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This post was previously planned to be titled “What’s in a Dress?”, to explain the wonder I feel when I sit down in the lobby or the campus square in something so ordinary as my green adire outfit, and about four different students from Nigeria find their way one after the other from within the campus throng just to introduce themselves to me as Nigerian students. When asked the obviously needless question about how they came to pick me out of such a large bustling of students and scholars, the look at me and wonder back how I don’t already see the uniqueness of my appearance that stands me out. I have changed the title only because I have now fitted the regular occurences of those interesting things into a pattern of things that I can’t always be able to explain. Just whenever I start worrying towards the end of the day that something interesting might not happen to me, they always did, and I accept them with open arms.

The way of dressing and appearance, as I have now found out to my amazement, is actually a more serious endeavour than just mere fashion. They make a statement, and it is a part of losing one’s identity when one no longer finds it necessary to dress in the way of one’s people no matter where one is. Well, let me say that this is just my opinion.

Going, going...!

On the night of welcoming us here to campus, at the party hosted by the International Hospitality Programme, I had engaged a senior Indian student in a discussion about the beauty of long Indian hair when I saw and complimented a beautiful Indian student who had just walked past. He scoffed my compliment and told me in a half-conspiratorial tone that “If you ask her, you’d most likely find out that she’s a first-year student. And that’s why she still looks Indian. By next year, she’d have become more Americanized, and she’d have cut off all that hair which now reaches down to her waist. You’ll see.” It sounded funny so I pretended to laugh it off, but thinking seriously about the charge. Could this be true? Indeed, all the older Indian students I know here have short hair. Could he be telling the truth? A few minutes later when the programme started, I got another chance to meet the lady in question and I asked her what her major was and her level as well. It was a wonder to learn that indeed she was a first-year student, and was just arriving in the United States. I asked her if she would ever think of cutting her hair off, and she said “no, never.” Sai however thinks that her response to me was just a standard response, the same kind I’m likely to get from all fresh students from India. It was just a matter of time before they all become Americanized.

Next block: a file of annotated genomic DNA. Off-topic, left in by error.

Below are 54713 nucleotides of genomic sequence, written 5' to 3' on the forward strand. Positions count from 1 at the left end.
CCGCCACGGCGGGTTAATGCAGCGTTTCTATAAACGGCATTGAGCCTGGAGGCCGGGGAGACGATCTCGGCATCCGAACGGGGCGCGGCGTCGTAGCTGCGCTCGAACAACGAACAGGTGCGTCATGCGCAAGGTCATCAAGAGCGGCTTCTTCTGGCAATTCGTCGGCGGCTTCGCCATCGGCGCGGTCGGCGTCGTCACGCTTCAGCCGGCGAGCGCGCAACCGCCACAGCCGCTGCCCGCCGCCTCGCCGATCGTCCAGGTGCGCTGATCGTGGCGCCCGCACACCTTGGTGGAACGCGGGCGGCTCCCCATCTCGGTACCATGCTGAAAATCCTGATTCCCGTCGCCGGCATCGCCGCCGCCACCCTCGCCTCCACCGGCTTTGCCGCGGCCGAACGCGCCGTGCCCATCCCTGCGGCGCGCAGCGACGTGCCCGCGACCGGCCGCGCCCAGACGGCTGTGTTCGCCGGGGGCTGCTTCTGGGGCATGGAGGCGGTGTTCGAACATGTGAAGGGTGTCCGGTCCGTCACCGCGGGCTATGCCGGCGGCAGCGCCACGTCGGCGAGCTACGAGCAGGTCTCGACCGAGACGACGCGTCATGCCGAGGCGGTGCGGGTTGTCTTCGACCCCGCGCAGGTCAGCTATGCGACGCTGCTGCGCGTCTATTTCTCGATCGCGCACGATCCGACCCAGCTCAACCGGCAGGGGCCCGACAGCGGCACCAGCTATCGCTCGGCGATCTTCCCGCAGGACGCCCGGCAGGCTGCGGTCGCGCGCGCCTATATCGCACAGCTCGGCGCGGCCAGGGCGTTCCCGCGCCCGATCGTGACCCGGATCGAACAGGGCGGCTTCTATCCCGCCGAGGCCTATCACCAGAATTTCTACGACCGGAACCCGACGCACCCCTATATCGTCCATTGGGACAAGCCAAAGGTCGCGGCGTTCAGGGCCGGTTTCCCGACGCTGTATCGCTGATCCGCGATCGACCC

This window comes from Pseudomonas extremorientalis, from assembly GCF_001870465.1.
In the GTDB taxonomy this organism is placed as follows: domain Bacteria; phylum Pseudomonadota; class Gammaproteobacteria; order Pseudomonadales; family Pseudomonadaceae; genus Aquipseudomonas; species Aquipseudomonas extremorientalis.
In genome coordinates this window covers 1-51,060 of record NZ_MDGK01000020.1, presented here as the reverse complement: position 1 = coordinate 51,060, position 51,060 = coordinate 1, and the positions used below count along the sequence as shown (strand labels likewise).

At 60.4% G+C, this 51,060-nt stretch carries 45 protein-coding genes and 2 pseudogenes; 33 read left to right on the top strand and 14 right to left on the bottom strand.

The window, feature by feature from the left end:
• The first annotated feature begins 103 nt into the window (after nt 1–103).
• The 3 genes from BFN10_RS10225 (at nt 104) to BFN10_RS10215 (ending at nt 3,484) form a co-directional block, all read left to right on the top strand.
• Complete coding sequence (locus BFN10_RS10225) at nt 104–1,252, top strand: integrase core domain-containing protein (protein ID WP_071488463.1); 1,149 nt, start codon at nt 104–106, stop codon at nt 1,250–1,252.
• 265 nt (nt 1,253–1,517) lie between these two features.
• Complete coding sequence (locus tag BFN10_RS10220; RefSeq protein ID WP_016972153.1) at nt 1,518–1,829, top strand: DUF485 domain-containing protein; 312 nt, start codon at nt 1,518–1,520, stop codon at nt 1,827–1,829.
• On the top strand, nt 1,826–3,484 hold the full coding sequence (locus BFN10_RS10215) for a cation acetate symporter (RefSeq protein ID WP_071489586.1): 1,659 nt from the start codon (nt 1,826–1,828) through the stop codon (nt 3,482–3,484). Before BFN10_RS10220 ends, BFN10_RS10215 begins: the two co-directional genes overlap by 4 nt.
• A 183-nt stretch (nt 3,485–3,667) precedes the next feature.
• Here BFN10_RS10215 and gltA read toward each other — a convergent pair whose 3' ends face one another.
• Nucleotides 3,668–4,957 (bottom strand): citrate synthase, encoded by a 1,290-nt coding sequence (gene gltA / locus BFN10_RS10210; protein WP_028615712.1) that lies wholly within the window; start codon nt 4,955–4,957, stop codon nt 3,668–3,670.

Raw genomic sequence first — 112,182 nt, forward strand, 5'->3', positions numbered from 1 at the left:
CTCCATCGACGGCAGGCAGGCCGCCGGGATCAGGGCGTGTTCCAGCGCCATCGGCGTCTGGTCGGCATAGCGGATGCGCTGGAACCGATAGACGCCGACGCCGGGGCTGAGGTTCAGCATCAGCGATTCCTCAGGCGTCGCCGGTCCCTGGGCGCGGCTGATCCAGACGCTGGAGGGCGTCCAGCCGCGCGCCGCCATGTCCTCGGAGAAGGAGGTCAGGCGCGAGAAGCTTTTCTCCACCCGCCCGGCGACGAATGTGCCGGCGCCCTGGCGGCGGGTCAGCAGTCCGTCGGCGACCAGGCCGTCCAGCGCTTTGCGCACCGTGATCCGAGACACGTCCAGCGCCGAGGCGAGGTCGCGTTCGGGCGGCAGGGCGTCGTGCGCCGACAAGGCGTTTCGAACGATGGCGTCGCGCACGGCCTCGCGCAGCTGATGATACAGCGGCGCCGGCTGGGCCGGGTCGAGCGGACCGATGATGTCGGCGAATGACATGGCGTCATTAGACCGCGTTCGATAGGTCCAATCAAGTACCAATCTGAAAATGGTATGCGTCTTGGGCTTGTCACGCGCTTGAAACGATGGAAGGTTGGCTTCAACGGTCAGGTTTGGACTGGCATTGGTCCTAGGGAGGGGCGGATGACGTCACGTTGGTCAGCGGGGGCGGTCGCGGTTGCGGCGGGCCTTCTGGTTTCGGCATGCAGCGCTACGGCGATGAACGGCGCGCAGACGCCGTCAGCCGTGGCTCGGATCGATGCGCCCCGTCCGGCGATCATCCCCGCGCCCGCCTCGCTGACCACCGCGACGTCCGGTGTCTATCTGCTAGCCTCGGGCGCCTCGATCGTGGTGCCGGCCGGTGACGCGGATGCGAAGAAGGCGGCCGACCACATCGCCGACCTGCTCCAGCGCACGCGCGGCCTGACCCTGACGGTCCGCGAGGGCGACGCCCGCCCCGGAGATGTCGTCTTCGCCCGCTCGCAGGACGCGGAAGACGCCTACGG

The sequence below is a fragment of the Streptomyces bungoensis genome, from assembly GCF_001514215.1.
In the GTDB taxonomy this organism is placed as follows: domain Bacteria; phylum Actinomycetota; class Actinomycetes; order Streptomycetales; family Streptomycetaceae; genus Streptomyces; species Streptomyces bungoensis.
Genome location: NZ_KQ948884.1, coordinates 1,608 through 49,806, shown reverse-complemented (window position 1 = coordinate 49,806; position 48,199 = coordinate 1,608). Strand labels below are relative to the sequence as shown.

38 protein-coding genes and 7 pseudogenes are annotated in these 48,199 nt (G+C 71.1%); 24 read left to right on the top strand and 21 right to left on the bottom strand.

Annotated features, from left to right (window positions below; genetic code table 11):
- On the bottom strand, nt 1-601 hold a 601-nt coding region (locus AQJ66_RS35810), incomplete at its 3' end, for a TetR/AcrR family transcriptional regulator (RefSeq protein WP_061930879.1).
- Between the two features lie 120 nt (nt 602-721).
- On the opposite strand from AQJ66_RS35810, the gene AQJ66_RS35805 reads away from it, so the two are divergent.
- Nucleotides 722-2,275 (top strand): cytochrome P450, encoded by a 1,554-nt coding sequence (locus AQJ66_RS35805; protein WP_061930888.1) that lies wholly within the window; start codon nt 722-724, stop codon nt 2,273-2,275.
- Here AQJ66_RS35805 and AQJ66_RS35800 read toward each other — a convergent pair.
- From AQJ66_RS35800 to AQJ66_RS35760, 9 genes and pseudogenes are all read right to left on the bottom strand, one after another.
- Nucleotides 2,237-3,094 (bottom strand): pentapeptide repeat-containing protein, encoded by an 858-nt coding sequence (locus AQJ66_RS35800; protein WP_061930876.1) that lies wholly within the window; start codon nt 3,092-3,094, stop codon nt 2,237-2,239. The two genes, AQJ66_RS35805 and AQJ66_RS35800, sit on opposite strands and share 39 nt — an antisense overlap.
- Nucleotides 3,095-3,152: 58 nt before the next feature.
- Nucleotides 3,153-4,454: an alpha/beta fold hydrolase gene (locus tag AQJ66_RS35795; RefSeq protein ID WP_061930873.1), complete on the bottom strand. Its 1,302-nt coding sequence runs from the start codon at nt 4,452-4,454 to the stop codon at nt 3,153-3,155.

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Now how do Americans look? I really have no clear idea either, but I can tell you for sure that they don’t look a lot like I did today when I rode to school in an Adire attire. What’s in a dress/appearance anyway? A saying in my native Yoruba language can after all be loosely translated as: “A tree adorned in the most beautiful attire is not thus ennobled.”

Now as I was leaving my linguistics class taught by Kristine Hilderbrandt this evening, all stressed up and almost wishing that the requirement of my Fulbright programme didn’t include a necessarily class attendance for some Masters courses here in the University, but on the other hand also grateful for the rare opportunity, I was wondering whether there was anything else interesting that would happen to me before the end of the day, when I was accosted by this coursemate of mine from the same class I was just leaving. He’s an American graduate student who has been grouped with me in the first class assignment. He was animated, and looked a little overexcited. To be fair to him, he was just looking to make a conversation, but I wasn’t. I’d had enough work for the day and all I wanted to do was just go home and rest. As I zipped my bag and waited for him to say something smart, he shifted a little and stuttered out the words that first stunned, later amused, but absolutely tested my patience for just a little while before goading me homewards.

“Oh Cola, so how/when/where did you learn to speak in English?” He asked.

I never saw that one coming! But what can I say? I do lead an interesting life!

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7 thoughts on “I Lead An Interesting Life

  1. I totally agree with conforming to your environment, however let’s not forget that variety/diversity is a beauty in itself. I guess the guy never knew, had forgotten or simply wanted to prove a point. It equally shows he isn’t yet exposed beyond his terrain. Are we still in the days of ‘the gods must be crazy?’
    I am proud and …black!

  2. I wish someone had annoyed me before reading this mail. But that is kind of silly and too funny not to laugh at but if I were you I would sue him to the disciplinary court for not knowing that Nigeria, where you come from, is an English speaking country and coupled with the fact that you are shortlisted for such a programme…Ah

  3. Keep the flag flying with the attires. If I got enough money I would send prints from other African countries to you. You can’t be a bastard becos you are in the USA, can you?

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